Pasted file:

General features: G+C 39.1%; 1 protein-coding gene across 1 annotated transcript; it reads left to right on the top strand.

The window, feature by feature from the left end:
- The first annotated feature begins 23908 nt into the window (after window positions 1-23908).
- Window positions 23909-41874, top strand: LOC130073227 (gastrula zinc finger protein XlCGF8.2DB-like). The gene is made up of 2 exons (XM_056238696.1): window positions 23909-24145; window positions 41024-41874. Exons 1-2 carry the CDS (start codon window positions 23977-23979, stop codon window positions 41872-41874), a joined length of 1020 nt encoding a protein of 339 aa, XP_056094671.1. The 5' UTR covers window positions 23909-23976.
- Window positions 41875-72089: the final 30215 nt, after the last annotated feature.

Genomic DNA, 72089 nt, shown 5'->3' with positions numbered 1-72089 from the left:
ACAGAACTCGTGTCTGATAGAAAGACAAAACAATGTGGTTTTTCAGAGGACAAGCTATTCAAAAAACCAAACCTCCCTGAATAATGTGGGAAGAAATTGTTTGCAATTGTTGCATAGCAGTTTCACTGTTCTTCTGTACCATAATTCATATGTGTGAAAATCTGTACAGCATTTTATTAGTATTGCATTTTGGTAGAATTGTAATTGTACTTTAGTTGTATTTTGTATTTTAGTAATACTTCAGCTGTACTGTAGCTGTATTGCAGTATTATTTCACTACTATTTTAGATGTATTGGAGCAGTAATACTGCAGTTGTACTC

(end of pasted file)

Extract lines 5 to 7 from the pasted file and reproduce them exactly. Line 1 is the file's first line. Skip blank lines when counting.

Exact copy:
- Window positions 41875-72089: the final 30215 nt, after the last annotated feature.

Genomic DNA, 72089 nt, shown 5'->3' with positions numbered 1-72089 from the left:
ACAGAACTCGTGTCTGATAGAAAGACAAAACAATGTGGTTTTTCAGAGGACAAGCTATTCAAAAAACCAAACCTCCCTGAATAATGTGGGAAGAAATTGTTTGCAATTGTTGCATAGCAGTTTCACTGTTCTTCTGTACCATAATTCATATGTGTGAAAATCTGTACAGCATTTTATTAGTATTGCATTTTGGTAGAATTGTAATTGTACTTTAGTTGTATTTTGTATTTTAGTAATACTTCAGCTGTACTGTAGCTGTATTGCAGTATTATTTCACTACTATTTTAGATGTATTGGAGCAGTAATACTGCAGTTGTACTC